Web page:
3. I would have had no idea of how to search for a job abroad, I’ll definitely check out the Search Jobs Abroad website. I do use Linked In, about a little unsure of it too though. Workaway looks like another very useful website, I’ll also check this one out. My languages skills are good, my Spanish and Thai are very strong so I guess I have an advantage in countries that speak these languages.

    1. After 3 weeks in Thailand, I could say hello and thank you! I find languages so difficult! My Spanish is getting better though. I’m at a point where I’m starting to dream in Spanish, which is apparently a good thing haha

  4. Awesome tips. Thank you!! I am considering teaching abroad since I’m a teacher here in the states and was wondering how to get started!

    1. My pleasure! Best of luck. I have a guest post coming soon written by someone who has been teaching abroad for a few years which I’m sure would be interesting for you.

  5. I have never worked abroad but have met plenty of people on my travels that are working as a way to fund their own adventures. Generally people I have met have ‘hit the streets’ as you have mentioned, getting jobs in hostels or bars. Hostels in particular are good for short term employment as you get some money while also getting free accommodation – plus, you get to meet loads of fellow travellers!

    1. I loved my 2 months in a hostel. Met some incredible people there who I’m still in touch with now. By the end of the 2 months I was more than ready to move on. But great experience.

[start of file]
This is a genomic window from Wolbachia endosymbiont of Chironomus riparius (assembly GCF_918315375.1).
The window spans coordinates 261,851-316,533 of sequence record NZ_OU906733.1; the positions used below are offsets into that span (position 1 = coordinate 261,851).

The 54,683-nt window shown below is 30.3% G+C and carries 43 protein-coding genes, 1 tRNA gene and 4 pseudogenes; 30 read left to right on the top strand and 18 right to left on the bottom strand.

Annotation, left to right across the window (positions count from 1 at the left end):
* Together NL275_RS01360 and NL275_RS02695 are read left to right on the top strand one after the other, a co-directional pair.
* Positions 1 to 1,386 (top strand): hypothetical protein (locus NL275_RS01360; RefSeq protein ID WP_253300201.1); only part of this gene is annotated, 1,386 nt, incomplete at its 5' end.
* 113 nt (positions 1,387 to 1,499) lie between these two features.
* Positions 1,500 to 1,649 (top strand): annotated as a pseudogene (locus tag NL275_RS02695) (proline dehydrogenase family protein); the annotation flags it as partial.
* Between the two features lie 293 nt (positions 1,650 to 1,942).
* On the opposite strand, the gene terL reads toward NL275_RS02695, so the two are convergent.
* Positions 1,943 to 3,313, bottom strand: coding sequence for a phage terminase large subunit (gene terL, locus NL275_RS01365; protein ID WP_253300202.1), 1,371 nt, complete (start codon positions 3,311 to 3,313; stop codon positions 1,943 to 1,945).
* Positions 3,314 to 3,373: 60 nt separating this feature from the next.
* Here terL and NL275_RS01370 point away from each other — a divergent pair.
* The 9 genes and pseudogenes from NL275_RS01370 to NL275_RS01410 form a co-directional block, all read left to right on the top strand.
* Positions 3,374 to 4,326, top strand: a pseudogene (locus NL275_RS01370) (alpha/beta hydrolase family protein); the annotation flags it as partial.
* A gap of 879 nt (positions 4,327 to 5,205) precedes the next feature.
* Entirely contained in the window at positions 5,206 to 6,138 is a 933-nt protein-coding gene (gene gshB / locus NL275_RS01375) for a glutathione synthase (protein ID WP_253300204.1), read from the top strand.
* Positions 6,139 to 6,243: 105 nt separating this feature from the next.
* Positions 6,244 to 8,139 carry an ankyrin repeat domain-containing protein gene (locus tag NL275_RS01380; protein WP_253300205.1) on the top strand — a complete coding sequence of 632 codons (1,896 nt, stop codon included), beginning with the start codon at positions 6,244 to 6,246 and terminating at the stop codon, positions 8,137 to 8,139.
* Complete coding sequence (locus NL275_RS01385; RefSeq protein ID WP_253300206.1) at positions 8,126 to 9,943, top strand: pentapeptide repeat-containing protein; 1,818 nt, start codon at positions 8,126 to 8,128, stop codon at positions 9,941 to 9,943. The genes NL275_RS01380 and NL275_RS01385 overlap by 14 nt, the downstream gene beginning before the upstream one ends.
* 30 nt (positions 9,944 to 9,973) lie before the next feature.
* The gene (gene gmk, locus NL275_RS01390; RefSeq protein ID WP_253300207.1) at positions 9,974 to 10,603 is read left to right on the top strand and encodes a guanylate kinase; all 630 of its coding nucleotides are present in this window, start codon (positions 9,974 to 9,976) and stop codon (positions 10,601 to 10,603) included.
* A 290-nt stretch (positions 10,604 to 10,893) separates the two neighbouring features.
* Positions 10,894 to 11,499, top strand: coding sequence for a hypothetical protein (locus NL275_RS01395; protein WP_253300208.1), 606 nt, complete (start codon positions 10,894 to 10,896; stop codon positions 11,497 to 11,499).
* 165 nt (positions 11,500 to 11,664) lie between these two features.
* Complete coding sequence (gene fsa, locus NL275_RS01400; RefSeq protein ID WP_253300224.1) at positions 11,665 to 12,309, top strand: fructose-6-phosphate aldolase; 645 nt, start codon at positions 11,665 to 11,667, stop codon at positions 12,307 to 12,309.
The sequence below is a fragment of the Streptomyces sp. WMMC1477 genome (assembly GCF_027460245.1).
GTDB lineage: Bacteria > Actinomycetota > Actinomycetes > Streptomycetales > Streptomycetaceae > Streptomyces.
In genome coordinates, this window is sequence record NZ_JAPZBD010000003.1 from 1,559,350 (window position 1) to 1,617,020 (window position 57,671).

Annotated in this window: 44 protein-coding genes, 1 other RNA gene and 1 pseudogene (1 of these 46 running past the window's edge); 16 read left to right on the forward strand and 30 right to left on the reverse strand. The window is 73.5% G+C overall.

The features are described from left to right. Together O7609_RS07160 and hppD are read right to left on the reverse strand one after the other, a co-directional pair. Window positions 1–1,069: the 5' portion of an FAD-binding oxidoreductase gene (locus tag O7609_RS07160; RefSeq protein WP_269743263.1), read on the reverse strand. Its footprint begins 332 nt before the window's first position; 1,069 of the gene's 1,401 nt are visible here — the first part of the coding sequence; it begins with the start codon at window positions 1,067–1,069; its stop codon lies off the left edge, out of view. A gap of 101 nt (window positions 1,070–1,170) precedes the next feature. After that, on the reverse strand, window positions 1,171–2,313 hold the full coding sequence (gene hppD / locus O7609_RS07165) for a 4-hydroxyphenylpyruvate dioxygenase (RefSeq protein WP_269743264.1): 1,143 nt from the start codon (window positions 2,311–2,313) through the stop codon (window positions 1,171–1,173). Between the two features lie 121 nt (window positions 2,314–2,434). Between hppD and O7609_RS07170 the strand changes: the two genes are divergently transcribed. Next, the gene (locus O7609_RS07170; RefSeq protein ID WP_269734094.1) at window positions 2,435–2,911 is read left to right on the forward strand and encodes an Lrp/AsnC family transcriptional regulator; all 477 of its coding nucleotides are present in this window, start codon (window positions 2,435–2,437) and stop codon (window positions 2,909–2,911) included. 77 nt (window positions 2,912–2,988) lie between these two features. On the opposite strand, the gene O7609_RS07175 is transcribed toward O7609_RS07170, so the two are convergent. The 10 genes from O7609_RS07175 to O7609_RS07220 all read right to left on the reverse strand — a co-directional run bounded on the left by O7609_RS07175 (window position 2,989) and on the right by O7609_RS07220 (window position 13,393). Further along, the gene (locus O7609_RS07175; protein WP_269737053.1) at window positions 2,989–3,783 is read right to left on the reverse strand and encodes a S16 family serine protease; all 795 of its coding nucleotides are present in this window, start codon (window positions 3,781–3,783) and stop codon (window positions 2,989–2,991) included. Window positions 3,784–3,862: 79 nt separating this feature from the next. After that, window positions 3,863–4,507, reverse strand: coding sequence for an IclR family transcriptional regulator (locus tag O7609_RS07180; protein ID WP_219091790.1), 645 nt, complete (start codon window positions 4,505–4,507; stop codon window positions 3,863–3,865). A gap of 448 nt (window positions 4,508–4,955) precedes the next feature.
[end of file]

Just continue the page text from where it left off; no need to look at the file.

6. Shared! I have several friends actively looking right now, thank you I sent this to them. I wish I had read this 20 years ago when I was actively looking for a job abroad:-) But of course most of these venues weren’t around back then wow times have changed!

    1. Thank you! I wish them all the best of luck 🙂

  7. Pretty useful posts. Most of my digital nomad friends are more or less doing the same. Goes there to teach english and then do social media or freelancing for adventure companies side wise. Makes good money.

    1. If you want to travel and need to keep working its a pretty perfect set up!

  8. Oh such a great list of ways to make money. It’s amaizng to see how the digital nomad community is changing the way we can work. I’m going to see if any of these work for me on our upcoming Sth America trip!

    1. I really hope they do! Have the best time. I can’t wait to get down that way in October!

  9. One day I hope to transition to a nomadic life, so I’ve been looking into jobs I can do online and remotely! I used to be interested in teaching English abroad though. So teaching English is definitely something I’d still consider if I needed to make money while traveling.

    1. It’s so easy to get a job, especially in China. They are crying out for people!

  10. What a great post. I am always looking for ways to make money when travelling. I swear by Workaway but as you said it doesn’t actually pay. I had never thought about approaching companies to become a guide. I might try that in the future.